Fundamental Theorem of Calculus (FTC)Expected Educational ResultsBloom’s TaxonomySome Additional Antiderivative RulesPower Rule for AntiderivativesInvestigation 13Definition: Power Rule for AntiderivativesDerivation of Power RuleInvestigation 14Investigation 15CC BY-NC-SA 4.0

**Author**: John J Weber III, PhD
**Corresponding Textbook Sections**:

**Section 4.9**– Antiderivatives**Section 5.3**– The Fundamental Theorem of Calculus**Section 5.4**– Indefinite Integrals and the Net Change Theorem

**Objective 01–01**: I can state the*Fundamental Theorem of Calculus*.**Objective 01–02**: I can explain the meaning of the*Fundamental Theorem of Calculus*–*Part I*.**Objective 01–03**: I can explain the meaning of the*Fundamental Theorem of Calculus*–*Part II*.**Objective 01–04**: I can determine the properties of an area function using*FTC-I*and*Calculus I*.**Objective 01–05**: I can evaluate indefinite integrals using the*Fundamental Theorem of Calculus*–*Part I*.**Objective 01–06**: I can evaluate definite integrals using the*Fundamental Theorem of Calculus*–*Part II*.**Objective 01–07**: I can use the*Net Change Theorem*to identify the meaning of .${\int}_{a}^{b}{f}^{{\textstyle \phantom{\rule{0.167em}{0ex}}}\prime}(x){\textstyle \phantom{\rule{0.167em}{0ex}}}\text{d}x$ **Objective 01–08**: Given velocity of an object in motion along a line, I can find the object’s displacement and the total distance traveled.**Objective 01–09**: Given acceleration of an object in motion along a line, I can find the object’s velocity, displacement, and the total distance traveled.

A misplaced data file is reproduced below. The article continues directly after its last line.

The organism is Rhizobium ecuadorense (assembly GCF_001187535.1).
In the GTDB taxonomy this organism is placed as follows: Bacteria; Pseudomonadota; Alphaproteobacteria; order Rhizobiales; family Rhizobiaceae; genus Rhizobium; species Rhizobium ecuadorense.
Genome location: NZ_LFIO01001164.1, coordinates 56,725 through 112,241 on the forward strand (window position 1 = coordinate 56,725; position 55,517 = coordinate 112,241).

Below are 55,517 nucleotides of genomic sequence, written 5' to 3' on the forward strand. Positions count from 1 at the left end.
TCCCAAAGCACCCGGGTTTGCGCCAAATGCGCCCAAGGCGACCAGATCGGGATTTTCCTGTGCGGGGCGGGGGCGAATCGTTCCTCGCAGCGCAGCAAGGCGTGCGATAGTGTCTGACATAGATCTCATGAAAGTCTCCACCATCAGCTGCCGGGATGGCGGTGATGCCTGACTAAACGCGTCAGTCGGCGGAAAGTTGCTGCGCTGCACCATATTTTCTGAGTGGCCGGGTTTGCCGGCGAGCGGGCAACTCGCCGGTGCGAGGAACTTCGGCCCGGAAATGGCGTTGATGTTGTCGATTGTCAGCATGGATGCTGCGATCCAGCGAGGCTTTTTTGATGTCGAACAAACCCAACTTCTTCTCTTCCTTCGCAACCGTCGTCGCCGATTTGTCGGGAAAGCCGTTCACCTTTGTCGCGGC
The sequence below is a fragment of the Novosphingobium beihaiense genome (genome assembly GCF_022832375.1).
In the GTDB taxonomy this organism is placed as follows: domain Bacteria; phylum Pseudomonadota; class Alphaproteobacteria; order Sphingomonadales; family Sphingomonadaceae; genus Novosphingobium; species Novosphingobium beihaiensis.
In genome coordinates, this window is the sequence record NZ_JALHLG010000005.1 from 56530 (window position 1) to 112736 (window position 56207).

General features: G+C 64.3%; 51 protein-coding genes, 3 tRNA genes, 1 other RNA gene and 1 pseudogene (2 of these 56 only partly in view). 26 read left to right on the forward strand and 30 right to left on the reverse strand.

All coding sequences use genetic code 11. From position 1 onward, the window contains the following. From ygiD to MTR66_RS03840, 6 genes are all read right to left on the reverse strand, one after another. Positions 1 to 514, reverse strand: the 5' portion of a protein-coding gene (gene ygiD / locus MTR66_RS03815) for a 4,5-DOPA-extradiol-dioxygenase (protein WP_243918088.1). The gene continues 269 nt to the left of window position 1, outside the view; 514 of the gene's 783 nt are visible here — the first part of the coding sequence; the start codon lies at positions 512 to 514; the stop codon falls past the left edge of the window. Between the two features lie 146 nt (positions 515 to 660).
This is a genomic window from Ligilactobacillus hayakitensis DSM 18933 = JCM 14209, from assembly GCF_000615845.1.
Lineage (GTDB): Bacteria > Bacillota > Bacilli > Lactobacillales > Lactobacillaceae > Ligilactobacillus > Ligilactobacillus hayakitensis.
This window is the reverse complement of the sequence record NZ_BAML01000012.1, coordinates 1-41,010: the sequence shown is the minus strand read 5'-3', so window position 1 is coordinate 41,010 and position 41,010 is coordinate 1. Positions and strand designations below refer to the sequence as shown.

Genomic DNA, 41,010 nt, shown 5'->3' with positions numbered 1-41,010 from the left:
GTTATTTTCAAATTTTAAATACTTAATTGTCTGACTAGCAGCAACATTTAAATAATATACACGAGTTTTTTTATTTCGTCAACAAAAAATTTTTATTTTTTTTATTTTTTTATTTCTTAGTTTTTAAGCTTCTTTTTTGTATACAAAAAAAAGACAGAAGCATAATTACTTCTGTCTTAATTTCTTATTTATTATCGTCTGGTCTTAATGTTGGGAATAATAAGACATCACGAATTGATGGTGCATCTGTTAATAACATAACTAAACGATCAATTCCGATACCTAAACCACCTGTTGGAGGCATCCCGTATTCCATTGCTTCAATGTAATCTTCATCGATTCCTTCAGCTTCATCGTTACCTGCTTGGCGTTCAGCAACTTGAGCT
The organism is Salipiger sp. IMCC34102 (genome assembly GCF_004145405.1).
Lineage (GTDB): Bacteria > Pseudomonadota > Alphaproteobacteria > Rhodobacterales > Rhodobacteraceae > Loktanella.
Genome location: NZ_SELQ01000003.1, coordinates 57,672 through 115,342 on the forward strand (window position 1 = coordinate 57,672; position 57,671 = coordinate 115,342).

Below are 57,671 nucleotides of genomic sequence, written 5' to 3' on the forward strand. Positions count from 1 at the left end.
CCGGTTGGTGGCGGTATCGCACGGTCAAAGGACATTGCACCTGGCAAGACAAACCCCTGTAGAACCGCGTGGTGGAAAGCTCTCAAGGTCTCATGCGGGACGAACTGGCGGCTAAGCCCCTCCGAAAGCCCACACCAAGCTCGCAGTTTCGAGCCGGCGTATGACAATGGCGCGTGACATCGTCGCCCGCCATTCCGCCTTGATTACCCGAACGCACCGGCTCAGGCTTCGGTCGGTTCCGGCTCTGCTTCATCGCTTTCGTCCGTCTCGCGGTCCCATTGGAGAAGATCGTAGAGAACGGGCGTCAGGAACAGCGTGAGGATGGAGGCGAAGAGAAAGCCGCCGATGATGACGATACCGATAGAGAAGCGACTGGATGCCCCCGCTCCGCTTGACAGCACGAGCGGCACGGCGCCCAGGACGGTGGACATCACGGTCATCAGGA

A modern version of Bloom’s Taxonomy is included here to recognize various different levels of understanding and to encourage you to work towards higher-order understanding (those at the top of the pyramid). All Objectives, Investigations, Activities, etc. are color-coded with the level of understanding.

Compute the derivative

$\frac{d}{dx}{x}^{n}$ Then what is the antiderivative of

, i.e., evaluate$n{x}^{n-1}$ ? Explain.$\int n{x}^{n-1}{\textstyle \phantom{\rule{0.167em}{0ex}}}dx$

**NOTE**: You will **not** be assessed on the derivation of the Power Rule for Antiderivatives.

So, we know how to evaluate

Now, let's consider the following integral:

We know

Rewrite this equation by dividing both sides of the the equation by

For the integral

,$\int {x}^{n}{\textstyle \phantom{\rule{0.167em}{0ex}}}dx$ **explain**why .$n\ne -1$ Evaluate:

. Explain.$\int {x}^{-1}{\textstyle \phantom{\rule{0.167em}{0ex}}}dx$

Using your *Calculus I* knowledge, explain why

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**Created**: Tuesday, 25 August 2020 03:20 EDT
**Last Modified**: Tuesday, 30 May 2023 – 20:13 (EDT)